On the Night My Mother Died
On the night my mother died, it snowed.
I got the call from the hospital, and drove through the flake-laden darkness to her hospice room for the final time. Death had wiped away all signs of stress, my mom looked peaceful and at least ten years younger. I sat with her body for a bit, eventually moved to gather the flowers and cards and the blanket that had been knitted just for her. I paused at the door for one last look, and then the coroner came to take her away. The rest of the evening passed in a vague blur.
"Grief, the shadow-ghost that had been lingering ever since my father passed a little over a year before, invaded my world yet again."
Morning came with a rush of remembrance. Grief, the shadow-ghost that had been lingering ever since my father passed a little over a year before, invaded my world yet again. I brewed some tea, a small, warm comfort, and signed in to check my e-mail. I found an update from Daniel Martin Diaz, a Tuscan artist who occasionally sends newsletters regarding his work. He was announcing a new piece of art that, like many of his paintings, contained both text and image. This particular piece was of a stylized sugar skull, along with the Latin phrase, “Etiam in morte, perdurat amor.”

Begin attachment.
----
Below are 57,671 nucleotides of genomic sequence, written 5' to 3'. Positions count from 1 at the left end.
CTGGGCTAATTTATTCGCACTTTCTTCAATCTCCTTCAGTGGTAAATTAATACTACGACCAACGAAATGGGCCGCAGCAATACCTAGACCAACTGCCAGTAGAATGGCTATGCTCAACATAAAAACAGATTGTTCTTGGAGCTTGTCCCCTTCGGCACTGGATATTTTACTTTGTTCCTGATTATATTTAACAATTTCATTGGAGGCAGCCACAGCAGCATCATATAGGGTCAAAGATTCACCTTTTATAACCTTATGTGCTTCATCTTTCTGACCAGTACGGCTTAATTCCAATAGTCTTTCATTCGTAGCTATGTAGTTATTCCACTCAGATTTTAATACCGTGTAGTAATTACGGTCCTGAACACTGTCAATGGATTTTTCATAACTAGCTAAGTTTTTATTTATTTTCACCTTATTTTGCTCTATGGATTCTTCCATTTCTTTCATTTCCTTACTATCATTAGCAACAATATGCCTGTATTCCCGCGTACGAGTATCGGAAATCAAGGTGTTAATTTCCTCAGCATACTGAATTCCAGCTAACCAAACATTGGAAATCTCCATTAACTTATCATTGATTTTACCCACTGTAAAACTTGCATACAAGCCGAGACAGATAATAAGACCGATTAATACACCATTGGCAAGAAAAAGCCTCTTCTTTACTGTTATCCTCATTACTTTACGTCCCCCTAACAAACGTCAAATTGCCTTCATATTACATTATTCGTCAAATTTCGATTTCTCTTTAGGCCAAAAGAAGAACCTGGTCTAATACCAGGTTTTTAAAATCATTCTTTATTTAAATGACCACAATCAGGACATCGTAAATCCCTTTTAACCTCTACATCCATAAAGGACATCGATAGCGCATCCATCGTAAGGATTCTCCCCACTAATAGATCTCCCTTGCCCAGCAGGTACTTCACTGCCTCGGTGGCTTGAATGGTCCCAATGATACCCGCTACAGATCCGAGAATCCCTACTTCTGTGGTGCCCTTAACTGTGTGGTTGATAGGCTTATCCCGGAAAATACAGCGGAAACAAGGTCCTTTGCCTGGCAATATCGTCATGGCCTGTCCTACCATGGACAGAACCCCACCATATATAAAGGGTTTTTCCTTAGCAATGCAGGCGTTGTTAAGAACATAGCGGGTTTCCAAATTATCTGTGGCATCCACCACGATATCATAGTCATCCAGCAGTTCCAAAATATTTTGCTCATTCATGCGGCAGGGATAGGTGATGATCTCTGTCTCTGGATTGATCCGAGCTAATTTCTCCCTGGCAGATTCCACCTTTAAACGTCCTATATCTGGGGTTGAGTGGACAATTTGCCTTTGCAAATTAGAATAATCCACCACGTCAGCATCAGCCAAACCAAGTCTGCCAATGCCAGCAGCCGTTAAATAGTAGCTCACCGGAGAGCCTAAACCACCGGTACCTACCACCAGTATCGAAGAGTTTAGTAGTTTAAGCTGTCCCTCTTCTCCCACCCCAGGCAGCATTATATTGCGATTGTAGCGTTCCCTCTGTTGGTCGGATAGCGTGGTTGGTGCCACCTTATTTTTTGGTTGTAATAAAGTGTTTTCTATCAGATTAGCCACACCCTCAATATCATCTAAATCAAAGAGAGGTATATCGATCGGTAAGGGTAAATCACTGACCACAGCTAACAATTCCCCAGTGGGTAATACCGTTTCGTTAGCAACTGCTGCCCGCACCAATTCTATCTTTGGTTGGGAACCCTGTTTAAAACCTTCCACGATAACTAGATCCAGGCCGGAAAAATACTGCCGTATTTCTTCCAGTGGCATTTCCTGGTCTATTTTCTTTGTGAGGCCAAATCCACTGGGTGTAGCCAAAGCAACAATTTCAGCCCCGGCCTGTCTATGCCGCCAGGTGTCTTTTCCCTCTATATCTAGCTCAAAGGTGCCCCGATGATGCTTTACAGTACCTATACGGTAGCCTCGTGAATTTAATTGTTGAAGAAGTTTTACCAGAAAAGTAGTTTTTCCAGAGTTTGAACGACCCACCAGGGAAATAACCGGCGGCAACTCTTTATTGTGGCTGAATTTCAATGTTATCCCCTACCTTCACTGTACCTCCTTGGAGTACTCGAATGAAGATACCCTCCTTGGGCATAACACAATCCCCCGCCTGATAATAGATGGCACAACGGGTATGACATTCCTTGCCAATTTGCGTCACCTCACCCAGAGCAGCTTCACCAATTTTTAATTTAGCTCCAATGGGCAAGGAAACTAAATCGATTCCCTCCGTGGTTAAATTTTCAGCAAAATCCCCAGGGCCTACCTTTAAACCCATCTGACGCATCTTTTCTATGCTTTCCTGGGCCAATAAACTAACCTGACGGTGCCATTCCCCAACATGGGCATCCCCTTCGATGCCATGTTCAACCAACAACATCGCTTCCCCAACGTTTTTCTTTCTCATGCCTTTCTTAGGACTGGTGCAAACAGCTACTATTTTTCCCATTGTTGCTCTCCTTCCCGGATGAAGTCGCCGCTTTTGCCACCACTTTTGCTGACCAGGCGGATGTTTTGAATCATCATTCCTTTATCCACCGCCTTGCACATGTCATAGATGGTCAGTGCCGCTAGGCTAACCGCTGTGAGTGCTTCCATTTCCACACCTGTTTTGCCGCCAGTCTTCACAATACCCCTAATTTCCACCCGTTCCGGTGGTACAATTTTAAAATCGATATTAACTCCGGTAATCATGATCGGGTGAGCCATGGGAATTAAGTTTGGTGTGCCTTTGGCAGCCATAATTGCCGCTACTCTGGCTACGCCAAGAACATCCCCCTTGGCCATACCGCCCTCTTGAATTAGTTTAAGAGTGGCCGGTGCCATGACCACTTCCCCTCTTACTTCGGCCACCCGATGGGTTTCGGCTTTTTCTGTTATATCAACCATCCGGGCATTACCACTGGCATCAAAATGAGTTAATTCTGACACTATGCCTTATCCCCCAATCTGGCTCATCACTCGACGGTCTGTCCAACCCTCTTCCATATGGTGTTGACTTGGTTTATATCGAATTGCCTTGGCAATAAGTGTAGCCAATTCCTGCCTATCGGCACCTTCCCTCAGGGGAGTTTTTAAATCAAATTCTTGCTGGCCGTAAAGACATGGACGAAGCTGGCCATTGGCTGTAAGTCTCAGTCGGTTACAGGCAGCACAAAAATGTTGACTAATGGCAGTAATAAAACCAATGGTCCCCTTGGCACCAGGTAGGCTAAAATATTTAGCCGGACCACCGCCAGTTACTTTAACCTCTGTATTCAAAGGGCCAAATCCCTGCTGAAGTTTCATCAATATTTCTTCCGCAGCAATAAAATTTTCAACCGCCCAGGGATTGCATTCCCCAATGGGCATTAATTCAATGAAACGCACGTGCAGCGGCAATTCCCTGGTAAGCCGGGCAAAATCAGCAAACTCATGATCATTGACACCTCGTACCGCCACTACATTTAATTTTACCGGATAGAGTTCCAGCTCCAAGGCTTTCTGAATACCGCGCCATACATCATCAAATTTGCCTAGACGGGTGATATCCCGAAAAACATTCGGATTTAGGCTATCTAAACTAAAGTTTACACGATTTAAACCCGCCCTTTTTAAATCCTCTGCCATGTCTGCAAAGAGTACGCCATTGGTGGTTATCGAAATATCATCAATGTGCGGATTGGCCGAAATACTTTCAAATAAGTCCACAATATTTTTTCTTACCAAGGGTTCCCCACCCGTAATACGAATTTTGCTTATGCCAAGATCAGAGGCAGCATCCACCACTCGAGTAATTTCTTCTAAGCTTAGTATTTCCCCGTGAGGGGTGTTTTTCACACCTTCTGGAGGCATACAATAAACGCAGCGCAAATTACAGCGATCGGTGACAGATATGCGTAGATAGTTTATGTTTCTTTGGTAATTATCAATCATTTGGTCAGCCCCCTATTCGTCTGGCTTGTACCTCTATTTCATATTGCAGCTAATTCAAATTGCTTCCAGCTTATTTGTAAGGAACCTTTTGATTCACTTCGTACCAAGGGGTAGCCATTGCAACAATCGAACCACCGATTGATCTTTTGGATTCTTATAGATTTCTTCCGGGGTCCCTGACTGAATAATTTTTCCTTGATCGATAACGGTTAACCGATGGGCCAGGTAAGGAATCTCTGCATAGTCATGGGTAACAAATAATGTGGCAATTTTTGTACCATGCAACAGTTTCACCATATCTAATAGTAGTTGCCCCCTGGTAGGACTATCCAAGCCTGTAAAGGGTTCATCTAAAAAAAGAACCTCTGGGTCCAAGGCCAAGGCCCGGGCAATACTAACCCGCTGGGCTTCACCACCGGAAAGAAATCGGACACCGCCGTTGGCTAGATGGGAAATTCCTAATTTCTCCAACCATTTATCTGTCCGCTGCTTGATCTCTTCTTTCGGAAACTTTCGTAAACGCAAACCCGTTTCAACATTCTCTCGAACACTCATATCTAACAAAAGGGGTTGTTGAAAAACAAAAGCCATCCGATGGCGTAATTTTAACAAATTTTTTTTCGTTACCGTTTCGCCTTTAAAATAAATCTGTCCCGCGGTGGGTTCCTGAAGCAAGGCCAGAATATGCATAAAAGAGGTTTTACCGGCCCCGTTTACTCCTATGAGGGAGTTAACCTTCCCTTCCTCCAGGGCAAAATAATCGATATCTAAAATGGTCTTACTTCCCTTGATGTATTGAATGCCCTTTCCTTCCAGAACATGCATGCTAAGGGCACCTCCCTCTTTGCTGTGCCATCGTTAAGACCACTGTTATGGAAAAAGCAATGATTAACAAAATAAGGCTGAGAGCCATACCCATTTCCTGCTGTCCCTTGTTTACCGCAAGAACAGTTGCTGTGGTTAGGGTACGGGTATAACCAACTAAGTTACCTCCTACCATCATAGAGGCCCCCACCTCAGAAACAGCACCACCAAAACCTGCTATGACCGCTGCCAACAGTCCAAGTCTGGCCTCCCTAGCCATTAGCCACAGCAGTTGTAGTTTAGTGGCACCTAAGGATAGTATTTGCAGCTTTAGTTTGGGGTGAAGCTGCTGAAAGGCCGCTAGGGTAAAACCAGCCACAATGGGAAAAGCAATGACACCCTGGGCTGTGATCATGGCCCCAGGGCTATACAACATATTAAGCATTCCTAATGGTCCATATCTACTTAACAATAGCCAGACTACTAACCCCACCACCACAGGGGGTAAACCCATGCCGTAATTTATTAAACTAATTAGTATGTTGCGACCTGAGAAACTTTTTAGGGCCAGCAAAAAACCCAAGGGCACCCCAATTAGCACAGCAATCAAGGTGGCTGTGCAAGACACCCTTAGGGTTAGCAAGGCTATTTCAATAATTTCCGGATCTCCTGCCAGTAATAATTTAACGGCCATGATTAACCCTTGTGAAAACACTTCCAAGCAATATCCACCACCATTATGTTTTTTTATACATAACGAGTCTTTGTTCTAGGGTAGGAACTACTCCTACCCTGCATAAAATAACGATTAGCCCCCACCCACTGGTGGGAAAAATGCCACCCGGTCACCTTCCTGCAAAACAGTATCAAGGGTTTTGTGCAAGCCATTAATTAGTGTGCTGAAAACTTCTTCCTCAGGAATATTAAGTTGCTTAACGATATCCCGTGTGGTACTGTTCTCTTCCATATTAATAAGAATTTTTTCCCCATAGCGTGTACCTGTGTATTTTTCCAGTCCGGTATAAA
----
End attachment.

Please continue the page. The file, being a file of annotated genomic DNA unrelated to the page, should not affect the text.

My tea cooled as I stared at the screen, incredulous as I translated the words. Tears came as I plugged them into the computer, just to make sure my translation was correct. Sure enough, the phrase that arrived via my in-box less than a dozen hours after my mother had passed, read…
“Even in death, love prevails.”
I thought about ordering a print of that work, but time went on and I lost my window of opportunity. The sentiment and its spectacular timing stayed with me, though, and I was inspired to create my own sugar skull design. It is dedicated to those that we hold near and dear in our hearts.
Donna Quattrone is an artist, author, photographer and tribal fusion dancer. Photography by Donna Quattrone.